More than 25 million barrels of oil are used to produce these yearly, yet the water inside these containers mostly come from municipal water sources like a faucet.
Plastic bottled water: environmentally harmful, and growing obsession for buying bottled water.
Geology professor Glenn Jaecks at American River College does not allow bottled water or soda in any of his classes. “I get my students to at least be aware that there is this issue,” says Jaecks.
Disintegration of plastic takes thousands of years, “over 85 percent of these bottles wind up in landfills,” said Michael Niman in an Artvoice article titled “Bottled Insanity,” “which can release a potpourri of deadly toxins into the environment.” The uncollected plastic bottles leaves “an estimated $26 million in unclaimed California Refund Value (CRV) deposits annually,” according to the California Department of Conservation.
Various plastic bottles are recycled, but the majority end up in our environments such as the oceans and landfills. The plastic lies “in the bottom of the sea, and as it disintegrates then it gets into the food web, and those chemicals are not necessarily good for organisms,” says Jaecks.
Many people say that they do not drink tap water because it tastes bad. Oscar Castillo, a student at American River College says he drinks bottled water because, “It’s convenient, there are germs on the water fountain, and (tap water) is not filtered as much as bottled water.”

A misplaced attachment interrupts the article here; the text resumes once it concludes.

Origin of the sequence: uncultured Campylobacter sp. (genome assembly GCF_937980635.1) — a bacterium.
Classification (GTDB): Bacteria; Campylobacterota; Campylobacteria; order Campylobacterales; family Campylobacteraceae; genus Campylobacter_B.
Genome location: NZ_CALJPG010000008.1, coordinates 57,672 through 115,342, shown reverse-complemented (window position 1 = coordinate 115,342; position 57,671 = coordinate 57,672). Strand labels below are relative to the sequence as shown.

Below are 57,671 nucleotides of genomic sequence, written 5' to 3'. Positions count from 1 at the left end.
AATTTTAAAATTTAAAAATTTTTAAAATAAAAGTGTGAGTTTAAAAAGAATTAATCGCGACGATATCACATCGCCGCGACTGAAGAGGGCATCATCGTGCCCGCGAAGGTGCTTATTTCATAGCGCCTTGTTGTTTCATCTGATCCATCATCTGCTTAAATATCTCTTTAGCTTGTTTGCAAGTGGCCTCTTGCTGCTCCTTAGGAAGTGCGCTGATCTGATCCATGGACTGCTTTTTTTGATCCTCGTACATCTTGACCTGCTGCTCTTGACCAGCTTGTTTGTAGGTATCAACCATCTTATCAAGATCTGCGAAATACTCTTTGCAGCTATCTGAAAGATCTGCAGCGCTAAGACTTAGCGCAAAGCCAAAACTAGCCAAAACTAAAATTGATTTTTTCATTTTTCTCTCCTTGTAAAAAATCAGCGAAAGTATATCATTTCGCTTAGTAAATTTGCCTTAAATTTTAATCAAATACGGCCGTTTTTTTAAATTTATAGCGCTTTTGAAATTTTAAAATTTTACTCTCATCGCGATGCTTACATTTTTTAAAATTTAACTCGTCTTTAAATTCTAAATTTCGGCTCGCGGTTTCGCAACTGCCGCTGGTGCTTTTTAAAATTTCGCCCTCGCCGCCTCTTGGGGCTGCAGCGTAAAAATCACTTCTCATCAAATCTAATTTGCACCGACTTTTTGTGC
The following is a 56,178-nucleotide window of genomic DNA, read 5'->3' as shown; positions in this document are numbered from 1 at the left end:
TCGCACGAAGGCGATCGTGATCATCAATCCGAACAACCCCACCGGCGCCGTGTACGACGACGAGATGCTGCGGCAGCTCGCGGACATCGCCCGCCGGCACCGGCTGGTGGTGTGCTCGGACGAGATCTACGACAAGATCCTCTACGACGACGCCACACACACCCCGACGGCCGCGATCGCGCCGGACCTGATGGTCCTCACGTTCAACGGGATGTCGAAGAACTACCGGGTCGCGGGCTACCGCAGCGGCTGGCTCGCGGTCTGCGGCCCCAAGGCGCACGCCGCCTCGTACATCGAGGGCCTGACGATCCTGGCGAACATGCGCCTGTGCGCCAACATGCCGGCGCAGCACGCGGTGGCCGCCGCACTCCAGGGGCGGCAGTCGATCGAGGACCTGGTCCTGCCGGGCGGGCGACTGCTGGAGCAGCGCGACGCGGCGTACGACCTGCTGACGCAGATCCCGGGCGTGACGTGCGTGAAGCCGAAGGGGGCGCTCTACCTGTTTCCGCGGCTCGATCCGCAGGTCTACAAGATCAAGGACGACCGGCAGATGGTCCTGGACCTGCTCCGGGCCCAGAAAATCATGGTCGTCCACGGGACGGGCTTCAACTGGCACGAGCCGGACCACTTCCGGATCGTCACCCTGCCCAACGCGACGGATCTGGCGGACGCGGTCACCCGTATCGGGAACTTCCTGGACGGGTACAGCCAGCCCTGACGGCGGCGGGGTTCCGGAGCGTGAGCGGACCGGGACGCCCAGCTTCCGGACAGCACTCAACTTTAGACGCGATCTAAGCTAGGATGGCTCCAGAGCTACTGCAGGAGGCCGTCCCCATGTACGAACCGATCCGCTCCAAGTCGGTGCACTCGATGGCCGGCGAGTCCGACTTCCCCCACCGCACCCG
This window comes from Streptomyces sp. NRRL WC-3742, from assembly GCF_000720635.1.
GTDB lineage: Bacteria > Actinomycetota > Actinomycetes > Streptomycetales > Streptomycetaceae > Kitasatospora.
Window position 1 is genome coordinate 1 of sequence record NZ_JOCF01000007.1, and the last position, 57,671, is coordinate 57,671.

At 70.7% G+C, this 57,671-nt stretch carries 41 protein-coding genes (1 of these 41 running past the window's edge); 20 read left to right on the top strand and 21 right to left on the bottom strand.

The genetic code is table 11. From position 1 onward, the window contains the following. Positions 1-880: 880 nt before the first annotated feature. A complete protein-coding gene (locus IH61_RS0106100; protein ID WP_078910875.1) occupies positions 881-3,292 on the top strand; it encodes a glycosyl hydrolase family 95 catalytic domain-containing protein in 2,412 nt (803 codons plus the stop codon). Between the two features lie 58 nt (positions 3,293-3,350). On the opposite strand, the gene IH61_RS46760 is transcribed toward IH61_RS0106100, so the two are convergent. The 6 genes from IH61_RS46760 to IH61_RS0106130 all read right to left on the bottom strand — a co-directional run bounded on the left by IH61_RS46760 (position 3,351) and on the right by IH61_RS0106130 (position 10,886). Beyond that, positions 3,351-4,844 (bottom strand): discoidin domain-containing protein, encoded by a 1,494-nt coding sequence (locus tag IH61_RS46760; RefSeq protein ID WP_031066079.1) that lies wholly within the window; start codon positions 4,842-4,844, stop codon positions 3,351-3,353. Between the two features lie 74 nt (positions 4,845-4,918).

Water bottles are needed more in other countries due to unsafe drinking water, however. “Water treatment and disinfection have made U.S. tap water one of the safest and healthiest drinking water supplies in the world,” according to U.S. Environmental Protection Agency.
According to Charles Fishman author of “The Big Thirst,” “In the U.S. we spend $21 billion a year buying bottled water, and we spend $29 billion a year maintaining the entire water system.”
Not only costly on the pockets, bottled water also takes an abundant amount of energy to be produced. “(It) takes an estimated 2,000 times more energy to produce bottled water than to produce an equivalent amount of tap water,” says Peter Gleick, author of “Bottled And Sold.”
“Do not refill,” noted on the side of a few plastic bottles, remains confusing. The majority of plastic water bottles are made from polyethylene terephthalate, a lightweight plastic.
According to Dr. Russ Hauser of Harvard University, washing and reusing plastic bottles can release chemicals that contain a metal called antimony, a possible carcinogen.
“People don’t necessarily think about what happens to the things that they buy and throw away, like the plastic bottles,” says Jaecks.